It is now a week since Jeff Bezos, the founder of Amazon,  announced that he was buying the Washington Post, in what could be the most exciting case of convergence between the new media and the old since the merger of AOL with Time Warner. But how might Bezos re-launch this venerable flagship of U.S. journalism? And what could his ownership of the Post mean for news businesses around the world?

These may seem strange questions for a column devoted mostly to controversies in public policy and economics, but newspapers today are a declining industry comparable to the steel and shipbuilding industries in the 1980s, and employ even more people at higher wages. Newspapers are therefore of great economic significance, not to mention their importance to democracy. Yet public discussion often assumes that journalism is technologically doomed. The Internet, it seems, is ineluctably turning news and analysis from a thriving industry, gainfully employing millions on decent incomes, into an unpaid hobby for philanthropists or self-promoters who will earn their living by other means.

From an economic standpoint, this fatalism is unjustified. If quality news and analysis have significant value to customers, then the people providing these services will eventually find ways to get paid. It is often claimed that the news has become worthless because Internet distribution involves zero marginal cost, but this is poor economics. The true cost of news lies not in distribution, but in the research, composition, selection and editing required for high quality writing. These costs are as high as ever today.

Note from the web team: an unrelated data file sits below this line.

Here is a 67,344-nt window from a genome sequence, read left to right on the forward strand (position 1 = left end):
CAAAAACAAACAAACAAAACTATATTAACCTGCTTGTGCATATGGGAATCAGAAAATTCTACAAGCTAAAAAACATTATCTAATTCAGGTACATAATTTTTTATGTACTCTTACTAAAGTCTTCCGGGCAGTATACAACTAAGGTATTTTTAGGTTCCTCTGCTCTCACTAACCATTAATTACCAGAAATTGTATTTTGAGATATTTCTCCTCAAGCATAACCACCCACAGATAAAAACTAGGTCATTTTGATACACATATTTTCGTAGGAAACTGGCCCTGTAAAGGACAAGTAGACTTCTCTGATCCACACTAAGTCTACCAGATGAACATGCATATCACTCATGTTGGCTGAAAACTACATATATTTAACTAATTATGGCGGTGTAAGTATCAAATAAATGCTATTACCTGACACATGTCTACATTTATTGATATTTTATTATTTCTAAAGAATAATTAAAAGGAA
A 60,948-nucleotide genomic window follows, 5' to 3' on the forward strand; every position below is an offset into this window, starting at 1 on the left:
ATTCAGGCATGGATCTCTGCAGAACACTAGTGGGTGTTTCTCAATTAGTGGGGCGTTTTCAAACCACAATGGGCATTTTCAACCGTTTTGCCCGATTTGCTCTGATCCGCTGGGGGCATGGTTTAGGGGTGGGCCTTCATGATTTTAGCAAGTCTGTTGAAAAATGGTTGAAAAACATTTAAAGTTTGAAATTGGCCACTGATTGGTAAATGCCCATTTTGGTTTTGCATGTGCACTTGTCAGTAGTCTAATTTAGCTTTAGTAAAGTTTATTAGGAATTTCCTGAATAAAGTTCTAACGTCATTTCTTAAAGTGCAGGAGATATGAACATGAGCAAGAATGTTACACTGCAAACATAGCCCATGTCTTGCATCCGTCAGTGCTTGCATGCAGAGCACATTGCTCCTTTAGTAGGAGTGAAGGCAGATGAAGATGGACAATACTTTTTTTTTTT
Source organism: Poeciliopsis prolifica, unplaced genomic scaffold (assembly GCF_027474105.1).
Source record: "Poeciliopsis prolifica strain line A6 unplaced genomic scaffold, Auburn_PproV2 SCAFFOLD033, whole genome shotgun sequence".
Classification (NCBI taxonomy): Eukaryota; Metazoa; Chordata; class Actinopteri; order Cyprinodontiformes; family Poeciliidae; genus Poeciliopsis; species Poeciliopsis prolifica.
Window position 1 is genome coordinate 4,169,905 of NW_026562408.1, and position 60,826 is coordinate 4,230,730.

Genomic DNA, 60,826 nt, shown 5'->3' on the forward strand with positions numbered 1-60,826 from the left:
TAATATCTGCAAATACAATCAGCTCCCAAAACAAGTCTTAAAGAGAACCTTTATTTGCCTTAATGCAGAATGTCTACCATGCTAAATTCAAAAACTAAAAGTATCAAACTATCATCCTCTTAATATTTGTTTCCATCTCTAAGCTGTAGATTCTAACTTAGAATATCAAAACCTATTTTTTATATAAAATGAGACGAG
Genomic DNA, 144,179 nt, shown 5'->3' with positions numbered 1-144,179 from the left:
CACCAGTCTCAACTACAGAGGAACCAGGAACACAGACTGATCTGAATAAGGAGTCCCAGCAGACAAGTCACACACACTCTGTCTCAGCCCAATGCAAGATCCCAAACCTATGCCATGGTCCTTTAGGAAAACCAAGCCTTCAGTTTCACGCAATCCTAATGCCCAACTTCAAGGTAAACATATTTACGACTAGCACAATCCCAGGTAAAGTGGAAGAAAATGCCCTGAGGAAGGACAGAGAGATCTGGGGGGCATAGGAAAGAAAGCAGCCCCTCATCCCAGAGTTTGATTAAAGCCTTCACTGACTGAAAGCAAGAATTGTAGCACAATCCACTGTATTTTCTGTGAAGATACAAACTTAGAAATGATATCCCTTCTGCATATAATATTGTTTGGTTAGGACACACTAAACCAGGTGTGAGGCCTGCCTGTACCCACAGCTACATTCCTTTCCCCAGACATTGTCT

The real challenge to newspapers, therefore, is not the idealistic Internet cliché that ”information wants to be free.” It is the failure of traditional media companies to devise business models that turn the new distribution technology to their advantage. Historically, such failure is not surprising. Just as the railroad companies failed to adapt to cars and competed themselves into bankruptcy, traditional media moguls have proved clueless in harnessing the Internet. This is why the news businesses must look for salvation to managers such as Bezos, who treat the Internet neither as a curse nor as a libertarian utopia, but rather as a very efficient mechanism for getting consumers to spend money.

So far, Bezos has said little about his plans for the Washington Post. The few hints he offered in an open letter to editorial staff had the familiar naivety of the tyro news proprietor who thinks he can reinvent journalism: “Our touchstone will be readers, understanding what they care about — government, local leaders, restaurant openings, scout troops, businesses, charities, governors, sports — and working backwards from there.” As if that were not what all newspapers have always done.